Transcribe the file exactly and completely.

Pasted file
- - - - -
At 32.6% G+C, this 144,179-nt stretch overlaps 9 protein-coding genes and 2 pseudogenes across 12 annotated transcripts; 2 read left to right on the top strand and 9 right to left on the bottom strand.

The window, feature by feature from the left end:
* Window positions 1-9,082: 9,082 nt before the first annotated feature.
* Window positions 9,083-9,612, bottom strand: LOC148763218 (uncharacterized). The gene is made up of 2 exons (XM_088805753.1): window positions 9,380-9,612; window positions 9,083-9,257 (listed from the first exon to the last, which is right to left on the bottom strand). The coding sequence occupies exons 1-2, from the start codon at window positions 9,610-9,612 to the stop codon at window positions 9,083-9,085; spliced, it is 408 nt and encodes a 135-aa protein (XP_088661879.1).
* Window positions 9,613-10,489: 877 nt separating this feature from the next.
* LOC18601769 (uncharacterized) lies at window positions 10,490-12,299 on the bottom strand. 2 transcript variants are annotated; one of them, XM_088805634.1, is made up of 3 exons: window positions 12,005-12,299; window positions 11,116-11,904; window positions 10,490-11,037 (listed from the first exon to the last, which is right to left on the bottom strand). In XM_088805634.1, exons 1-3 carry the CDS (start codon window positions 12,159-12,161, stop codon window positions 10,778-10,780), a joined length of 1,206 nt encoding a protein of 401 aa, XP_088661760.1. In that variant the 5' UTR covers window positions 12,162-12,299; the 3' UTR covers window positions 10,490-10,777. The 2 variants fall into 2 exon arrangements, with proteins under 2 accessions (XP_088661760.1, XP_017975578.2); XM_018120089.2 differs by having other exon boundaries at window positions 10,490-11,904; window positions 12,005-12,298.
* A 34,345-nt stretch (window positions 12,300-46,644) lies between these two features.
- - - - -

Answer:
At 32.6% G+C, this 144,179-nt stretch overlaps 9 protein-coding genes and 2 pseudogenes across 12 annotated transcripts; 2 read left to right on the top strand and 9 right to left on the bottom strand.

The window, feature by feature from the left end:
* Window positions 1-9,082: 9,082 nt before the first annotated feature.
* Window positions 9,083-9,612, bottom strand: LOC148763218 (uncharacterized). The gene is made up of 2 exons (XM_088805753.1): window positions 9,380-9,612; window positions 9,083-9,257 (listed from the first exon to the last, which is right to left on the bottom strand). The coding sequence occupies exons 1-2, from the start codon at window positions 9,610-9,612 to the stop codon at window positions 9,083-9,085; spliced, it is 408 nt and encodes a 135-aa protein (XP_088661879.1).
* Window positions 9,613-10,489: 877 nt separating this feature from the next.
* LOC18601769 (uncharacterized) lies at window positions 10,490-12,299 on the bottom strand. 2 transcript variants are annotated; one of them, XM_088805634.1, is made up of 3 exons: window positions 12,005-12,299; window positions 11,116-11,904; window positions 10,490-11,037 (listed from the first exon to the last, which is right to left on the bottom strand). In XM_088805634.1, exons 1-3 carry the CDS (start codon window positions 12,159-12,161, stop codon window positions 10,778-10,780), a joined length of 1,206 nt encoding a protein of 401 aa, XP_088661760.1. In that variant the 5' UTR covers window positions 12,162-12,299; the 3' UTR covers window positions 10,490-10,777. The 2 variants fall into 2 exon arrangements, with proteins under 2 accessions (XP_088661760.1, XP_017975578.2); XM_018120089.2 differs by having other exon boundaries at window positions 10,490-11,904; window positions 12,005-12,298.
* A 34,345-nt stretch (window positions 12,300-46,644) lies between these two features.